The negative influence of MDA in piglets on the immunogenicity of MLV is widely documented [20,21,22]. It was previously documented that MDA titers above 1:32 significantly affect the induction of protective immunity by a CSF MLV, leading to vaccine candidate failure [15,23,24]. The interference of MDA on MLV is due to the replicative nature of these immunogens. This can be problematic in endemic areas, where pigs are routinely vaccinated and CSFV circulation on farms is generally high.
The results reported by other authors suggest that the immunogenicity of subunit vaccine candidates containing the E2 protein is not affected by MDA titers at the moment of vaccination [25,26]. Immunization of two-week-old piglets with a subunit vaccine candidate induced protective NAb that reduced viral transmission at three and six months after vaccination. However, the NAb titers in this study were lower in piglets with MDA at the moment of vaccination, which suggests that protection could be less effective in those animals [17].
The robust immunogenicity of E2CD154 in animals with MDA was demonstrated here for the first time. The vaccine candidate was applied 2 to 3 weeks after birth, or at weaning, and high levels of protective NAb were elicited in all vaccinated piglets, independent of their MDA titers at the moment of vaccination. The high NAb titers observed after the two-dose vaccination of E2CD154 in piglets were similar to those described in animals immunized with the E2His protein [27]. However, those authors immunized weaning piglets at a much older age (56 days of life) and the experiment was developed in a controlled setting, whereas ours was conducted on a pig farm.
Importantly, it was demonstrated that the time to initiate vaccination with E2CD154 can be very flexible, as protective NAb responses were elicited in piglets vaccinated at 2–3 weeks of age or at weaning (around 5 weeks after birth). The feasibility of immunizing piglets of different days of age, and disregarding their levels of MDA, allows for the implementation of different vaccination schedules according to the practical needs of each farm. Vaccinating piglets around 15 days of age can be a recommendation derived from this study because it can confer a CSF protective status to the animals at the point when they may be transferred at weaning to other farms.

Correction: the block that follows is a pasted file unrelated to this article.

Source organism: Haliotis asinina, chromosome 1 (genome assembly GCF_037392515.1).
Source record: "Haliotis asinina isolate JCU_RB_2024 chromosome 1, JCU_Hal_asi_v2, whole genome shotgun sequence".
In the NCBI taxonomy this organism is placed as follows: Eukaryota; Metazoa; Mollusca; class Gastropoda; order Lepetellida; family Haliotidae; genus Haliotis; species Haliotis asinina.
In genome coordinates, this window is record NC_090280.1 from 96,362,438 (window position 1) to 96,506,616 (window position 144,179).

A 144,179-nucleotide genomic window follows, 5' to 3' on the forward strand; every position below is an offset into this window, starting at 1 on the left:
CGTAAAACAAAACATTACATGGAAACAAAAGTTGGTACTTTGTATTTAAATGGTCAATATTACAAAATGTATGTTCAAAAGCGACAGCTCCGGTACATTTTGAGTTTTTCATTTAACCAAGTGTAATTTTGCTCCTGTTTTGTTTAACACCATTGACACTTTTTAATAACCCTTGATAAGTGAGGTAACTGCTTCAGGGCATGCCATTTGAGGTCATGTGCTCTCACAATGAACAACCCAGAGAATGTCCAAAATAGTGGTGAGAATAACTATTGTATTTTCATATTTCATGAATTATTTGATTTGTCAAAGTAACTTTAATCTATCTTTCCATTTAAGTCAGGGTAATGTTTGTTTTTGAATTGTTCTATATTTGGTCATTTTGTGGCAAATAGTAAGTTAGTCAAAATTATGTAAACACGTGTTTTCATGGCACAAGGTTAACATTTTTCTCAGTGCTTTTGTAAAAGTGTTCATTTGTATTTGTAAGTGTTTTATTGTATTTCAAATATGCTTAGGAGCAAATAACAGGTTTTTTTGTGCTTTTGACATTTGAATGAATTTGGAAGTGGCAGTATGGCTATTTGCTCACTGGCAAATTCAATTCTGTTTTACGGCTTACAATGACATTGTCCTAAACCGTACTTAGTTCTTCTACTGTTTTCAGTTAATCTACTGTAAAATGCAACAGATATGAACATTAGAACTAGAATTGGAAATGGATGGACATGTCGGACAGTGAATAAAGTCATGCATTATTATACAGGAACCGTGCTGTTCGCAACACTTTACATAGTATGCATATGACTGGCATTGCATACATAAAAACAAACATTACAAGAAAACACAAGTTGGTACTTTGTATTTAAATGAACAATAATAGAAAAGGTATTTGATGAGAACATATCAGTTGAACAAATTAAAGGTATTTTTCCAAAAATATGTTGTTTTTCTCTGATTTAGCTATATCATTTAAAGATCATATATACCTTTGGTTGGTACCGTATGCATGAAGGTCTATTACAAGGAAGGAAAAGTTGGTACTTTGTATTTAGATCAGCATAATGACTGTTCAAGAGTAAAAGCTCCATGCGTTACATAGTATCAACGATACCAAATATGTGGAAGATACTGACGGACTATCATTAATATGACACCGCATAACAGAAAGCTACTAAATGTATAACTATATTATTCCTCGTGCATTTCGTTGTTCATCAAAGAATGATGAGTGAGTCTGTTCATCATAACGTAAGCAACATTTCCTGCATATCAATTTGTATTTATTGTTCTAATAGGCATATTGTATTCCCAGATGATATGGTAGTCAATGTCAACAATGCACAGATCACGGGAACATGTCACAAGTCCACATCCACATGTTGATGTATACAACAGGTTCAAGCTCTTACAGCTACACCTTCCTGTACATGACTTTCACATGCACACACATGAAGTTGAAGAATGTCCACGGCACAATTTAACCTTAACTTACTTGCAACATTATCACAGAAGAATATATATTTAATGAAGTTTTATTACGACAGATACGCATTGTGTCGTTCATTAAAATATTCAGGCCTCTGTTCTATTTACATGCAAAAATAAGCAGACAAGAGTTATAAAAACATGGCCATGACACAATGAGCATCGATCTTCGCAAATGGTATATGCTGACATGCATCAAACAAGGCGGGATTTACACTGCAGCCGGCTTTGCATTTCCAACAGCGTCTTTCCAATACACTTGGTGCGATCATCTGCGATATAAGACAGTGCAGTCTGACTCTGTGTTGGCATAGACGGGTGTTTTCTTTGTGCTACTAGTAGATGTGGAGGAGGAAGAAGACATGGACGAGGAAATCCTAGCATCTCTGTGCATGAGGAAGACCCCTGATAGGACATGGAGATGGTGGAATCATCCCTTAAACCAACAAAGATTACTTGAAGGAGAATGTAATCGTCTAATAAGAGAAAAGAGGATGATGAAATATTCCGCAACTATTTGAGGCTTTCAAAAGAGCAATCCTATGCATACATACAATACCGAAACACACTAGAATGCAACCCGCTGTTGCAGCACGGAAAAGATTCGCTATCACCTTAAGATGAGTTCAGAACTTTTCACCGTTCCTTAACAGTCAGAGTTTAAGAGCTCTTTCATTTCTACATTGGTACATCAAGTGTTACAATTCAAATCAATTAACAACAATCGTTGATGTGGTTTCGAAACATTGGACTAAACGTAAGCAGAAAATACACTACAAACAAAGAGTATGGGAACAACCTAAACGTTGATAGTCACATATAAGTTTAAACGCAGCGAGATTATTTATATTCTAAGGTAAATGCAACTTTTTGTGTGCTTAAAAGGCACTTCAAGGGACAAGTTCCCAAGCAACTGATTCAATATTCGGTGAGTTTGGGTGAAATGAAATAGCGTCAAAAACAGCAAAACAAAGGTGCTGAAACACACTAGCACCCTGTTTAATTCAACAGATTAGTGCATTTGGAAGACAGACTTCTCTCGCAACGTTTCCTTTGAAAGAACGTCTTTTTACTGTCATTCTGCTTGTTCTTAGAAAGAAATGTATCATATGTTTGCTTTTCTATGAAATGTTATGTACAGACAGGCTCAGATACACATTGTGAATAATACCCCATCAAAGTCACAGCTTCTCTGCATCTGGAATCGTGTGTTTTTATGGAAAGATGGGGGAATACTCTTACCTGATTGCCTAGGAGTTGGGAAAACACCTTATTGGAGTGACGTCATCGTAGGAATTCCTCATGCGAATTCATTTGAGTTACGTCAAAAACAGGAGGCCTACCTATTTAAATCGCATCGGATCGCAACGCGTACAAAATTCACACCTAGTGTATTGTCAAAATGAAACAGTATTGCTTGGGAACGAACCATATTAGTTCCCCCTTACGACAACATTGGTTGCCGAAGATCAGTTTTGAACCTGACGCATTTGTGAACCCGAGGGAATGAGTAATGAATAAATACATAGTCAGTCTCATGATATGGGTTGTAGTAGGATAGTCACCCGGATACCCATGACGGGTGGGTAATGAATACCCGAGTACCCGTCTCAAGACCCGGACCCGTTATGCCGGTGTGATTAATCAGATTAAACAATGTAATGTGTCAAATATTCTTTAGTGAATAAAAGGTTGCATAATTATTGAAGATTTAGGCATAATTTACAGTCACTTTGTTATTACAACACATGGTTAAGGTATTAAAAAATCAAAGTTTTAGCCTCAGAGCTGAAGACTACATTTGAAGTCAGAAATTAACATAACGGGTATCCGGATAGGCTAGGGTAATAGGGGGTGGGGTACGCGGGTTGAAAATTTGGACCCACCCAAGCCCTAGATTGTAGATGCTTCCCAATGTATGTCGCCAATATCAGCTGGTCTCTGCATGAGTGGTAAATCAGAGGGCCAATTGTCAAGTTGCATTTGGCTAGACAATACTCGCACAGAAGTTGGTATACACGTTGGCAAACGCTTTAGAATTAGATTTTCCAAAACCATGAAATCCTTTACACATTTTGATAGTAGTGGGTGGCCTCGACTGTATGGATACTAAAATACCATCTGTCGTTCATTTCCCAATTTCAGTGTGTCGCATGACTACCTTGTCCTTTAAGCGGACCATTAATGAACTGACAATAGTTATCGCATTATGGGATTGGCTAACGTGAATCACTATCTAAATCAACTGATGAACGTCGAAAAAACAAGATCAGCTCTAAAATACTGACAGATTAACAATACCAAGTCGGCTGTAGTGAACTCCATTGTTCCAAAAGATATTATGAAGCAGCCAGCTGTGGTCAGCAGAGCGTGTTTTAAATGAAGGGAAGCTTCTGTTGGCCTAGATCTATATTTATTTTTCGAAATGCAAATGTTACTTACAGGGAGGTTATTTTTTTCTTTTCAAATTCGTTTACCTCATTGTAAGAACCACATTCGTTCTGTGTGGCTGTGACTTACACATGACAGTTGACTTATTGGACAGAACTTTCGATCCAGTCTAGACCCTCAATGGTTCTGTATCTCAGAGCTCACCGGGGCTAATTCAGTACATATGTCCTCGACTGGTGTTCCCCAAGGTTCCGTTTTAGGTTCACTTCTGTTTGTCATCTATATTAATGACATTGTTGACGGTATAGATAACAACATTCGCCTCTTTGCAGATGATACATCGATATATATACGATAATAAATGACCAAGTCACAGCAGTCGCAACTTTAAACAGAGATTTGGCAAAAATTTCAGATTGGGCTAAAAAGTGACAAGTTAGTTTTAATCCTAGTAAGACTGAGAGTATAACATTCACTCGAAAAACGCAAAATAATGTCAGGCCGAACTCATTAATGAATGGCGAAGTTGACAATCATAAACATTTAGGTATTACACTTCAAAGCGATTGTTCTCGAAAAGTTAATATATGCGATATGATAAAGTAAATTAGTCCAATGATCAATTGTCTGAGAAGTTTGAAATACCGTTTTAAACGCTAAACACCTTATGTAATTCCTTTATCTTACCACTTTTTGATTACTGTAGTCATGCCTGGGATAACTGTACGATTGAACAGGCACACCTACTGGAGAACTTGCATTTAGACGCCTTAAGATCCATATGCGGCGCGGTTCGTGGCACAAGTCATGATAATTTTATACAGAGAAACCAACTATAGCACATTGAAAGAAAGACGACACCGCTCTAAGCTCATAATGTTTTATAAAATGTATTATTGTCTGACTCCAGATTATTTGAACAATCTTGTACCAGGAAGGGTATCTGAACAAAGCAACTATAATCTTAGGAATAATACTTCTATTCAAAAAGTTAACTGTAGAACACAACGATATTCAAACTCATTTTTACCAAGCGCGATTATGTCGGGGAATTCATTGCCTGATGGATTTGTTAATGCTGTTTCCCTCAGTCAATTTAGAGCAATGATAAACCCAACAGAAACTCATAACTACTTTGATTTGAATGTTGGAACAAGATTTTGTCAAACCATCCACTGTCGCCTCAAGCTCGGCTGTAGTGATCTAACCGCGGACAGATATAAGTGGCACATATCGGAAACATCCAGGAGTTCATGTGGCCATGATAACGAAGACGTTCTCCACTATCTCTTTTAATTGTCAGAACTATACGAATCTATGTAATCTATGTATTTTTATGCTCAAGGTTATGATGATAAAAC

These results are therefore relevant from a practical point of view because they evidence the absence of a window of time with a lack of immunological protection in herds immunized with E2CD154. Suckling piglets will always maintain protective MDA (above 1:200) from their first lactation to the moment of vaccination. Another relevant aspect is that our experiments were conducted on pig farms, where animals are exposed to various conditions common in low-resource nations such as Cuba that can affect successful vaccination.
In summary, the immunogenicity demonstrated by this subunit vaccine candidate in piglets and the lack of interference from MDA in the vaccine candidate performance support the introduction of E2CD154 in endemic areas where conventional MLV are routinely applied.

5. Conclusions

Sows immunized with E2CD154 marker vaccine are able to transfer protective levels of maternally derived neutralizing antibodies to their offspring. Vaccination of those piglets with E2CD154 elicits high titers of neutralizing antibodies, notwithstanding the pre-existing levels of maternally derived antibodies.

Supplementary Materials

The following are available online at https://www.mdpi.com/2076-393X/9/1/7/s1: Table S1: Piglets were vaccinated at 15 days of age. The sows were immunized with MLV and re-vaccinated with E2CD154 during the first third of pregnancy, Table S2: Piglets vaccinated at day 21 of age, the sows were inmunized with MLV and re-vaccinated with E2CD154 during the first third of pregnancy, Table S3: Piglets vaccinated at day 33 of age, the sows were inmunized only with MLV during the first third of pregnancy.

Author Contributions

Conceptualization, M.V.-H. and M.S.-P.; Data curation, Y.S.-P., D.P.-P., C.M.-E., A.O.-C., I.S.-T., M.P.R.-M., T.S.-G., E.S.-R., Y.C.-O., J.A.A.-F., Y.F.-R. and M.P.E.; Formal analysis, C.A.D. All authors have read and agreed to the published version of the manuscript.

Funding

This research was funded by the Centro de Ingeniería Genética y Biotecnología, La Habana, Cuba. This research received no external funding.